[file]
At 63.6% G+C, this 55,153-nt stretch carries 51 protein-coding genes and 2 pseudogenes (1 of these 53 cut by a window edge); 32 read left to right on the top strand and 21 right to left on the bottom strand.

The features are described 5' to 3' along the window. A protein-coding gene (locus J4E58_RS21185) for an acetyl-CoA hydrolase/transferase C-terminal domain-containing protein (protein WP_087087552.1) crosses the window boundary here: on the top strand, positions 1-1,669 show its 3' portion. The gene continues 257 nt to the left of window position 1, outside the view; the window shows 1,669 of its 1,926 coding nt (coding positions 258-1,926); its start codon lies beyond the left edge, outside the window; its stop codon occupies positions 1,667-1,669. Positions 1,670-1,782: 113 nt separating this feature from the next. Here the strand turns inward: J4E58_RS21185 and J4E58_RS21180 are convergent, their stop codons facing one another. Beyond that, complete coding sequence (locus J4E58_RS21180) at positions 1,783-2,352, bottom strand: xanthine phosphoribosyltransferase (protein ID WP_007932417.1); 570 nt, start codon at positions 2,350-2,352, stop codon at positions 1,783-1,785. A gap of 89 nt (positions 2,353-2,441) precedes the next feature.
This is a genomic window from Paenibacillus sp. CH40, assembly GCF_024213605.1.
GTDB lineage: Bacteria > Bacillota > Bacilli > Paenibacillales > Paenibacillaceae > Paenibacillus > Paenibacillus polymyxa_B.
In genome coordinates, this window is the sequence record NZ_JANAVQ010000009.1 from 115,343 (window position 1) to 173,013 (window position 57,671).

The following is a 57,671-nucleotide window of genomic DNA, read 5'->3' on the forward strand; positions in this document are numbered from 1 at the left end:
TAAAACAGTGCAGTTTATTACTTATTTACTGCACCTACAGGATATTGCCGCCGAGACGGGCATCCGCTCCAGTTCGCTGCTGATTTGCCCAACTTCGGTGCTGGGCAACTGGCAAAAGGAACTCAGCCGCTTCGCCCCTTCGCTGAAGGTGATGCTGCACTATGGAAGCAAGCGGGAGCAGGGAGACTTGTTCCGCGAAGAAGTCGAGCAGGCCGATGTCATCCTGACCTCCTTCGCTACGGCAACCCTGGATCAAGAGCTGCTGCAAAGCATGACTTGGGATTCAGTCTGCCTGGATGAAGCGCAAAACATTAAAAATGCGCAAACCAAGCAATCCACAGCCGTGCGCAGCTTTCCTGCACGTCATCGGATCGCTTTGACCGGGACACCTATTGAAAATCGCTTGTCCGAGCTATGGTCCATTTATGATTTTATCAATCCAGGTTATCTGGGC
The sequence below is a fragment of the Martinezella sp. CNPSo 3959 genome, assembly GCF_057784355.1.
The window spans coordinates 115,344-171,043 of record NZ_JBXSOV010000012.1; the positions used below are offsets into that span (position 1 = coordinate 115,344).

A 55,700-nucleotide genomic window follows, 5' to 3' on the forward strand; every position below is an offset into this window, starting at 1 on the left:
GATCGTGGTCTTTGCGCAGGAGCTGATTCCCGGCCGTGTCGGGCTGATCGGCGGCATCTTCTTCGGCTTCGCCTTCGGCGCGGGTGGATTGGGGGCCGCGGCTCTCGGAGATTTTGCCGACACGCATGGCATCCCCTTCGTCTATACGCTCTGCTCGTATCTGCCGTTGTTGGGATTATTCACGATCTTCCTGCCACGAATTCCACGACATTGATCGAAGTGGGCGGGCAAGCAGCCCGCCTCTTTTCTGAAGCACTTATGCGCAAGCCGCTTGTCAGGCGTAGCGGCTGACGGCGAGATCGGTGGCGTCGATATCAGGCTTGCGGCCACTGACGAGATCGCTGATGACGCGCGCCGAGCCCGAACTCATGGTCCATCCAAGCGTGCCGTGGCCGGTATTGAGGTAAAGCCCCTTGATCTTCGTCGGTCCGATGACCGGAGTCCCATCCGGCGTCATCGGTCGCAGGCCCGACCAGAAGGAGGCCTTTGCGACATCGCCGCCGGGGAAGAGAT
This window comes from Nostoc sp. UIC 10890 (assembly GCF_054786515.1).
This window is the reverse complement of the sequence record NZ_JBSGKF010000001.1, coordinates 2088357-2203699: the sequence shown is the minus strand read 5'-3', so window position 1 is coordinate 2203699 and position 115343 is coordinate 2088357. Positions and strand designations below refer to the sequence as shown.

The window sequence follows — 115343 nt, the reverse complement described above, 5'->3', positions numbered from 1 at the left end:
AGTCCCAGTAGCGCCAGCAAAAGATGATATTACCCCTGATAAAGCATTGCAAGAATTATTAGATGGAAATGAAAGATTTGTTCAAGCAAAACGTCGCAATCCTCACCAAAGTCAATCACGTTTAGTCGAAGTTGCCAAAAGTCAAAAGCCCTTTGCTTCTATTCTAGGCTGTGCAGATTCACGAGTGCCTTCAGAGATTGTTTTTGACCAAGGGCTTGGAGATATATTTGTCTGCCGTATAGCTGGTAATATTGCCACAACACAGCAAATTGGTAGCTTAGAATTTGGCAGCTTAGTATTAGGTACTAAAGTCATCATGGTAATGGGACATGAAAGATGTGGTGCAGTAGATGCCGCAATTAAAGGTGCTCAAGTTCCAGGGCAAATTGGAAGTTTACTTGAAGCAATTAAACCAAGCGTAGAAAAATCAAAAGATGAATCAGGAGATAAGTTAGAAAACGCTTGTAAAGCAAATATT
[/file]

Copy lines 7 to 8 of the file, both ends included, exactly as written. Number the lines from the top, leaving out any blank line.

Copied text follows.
TAAAACAGTGCAGTTTATTACTTATTTACTGCACCTACAGGATATTGCCGCCGAGACGGGCATCCGCTCCAGTTCGCTGCTGATTTGCCCAACTTCGGTGCTGGGCAACTGGCAAAAGGAACTCAGCCGCTTCGCCCCTTCGCTGAAGGTGATGCTGCACTATGGAAGCAAGCGGGAGCAGGGAGACTTGTTCCGCGAAGAAGTCGAGCAGGCCGATGTCATCCTGACCTCCTTCGCTACGGCAACCCTGGATCAAGAGCTGCTGCAAAGCATGACTTGGGATTCAGTCTGCCTGGATGAAGCGCAAAACATTAAAAATGCGCAAACCAAGCAATCCACAGCCGTGCGCAGCTTTCCTGCACGTCATCGGATCGCTTTGACCGGGACACCTATTGAAAATCGCTTGTCCGAGCTATGGTCCATTTATGATTTTATCAATCCAGGTTATCTGGGC
The sequence below is a fragment of the Martinezella sp. CNPSo 3959 genome, assembly GCF_057784355.1.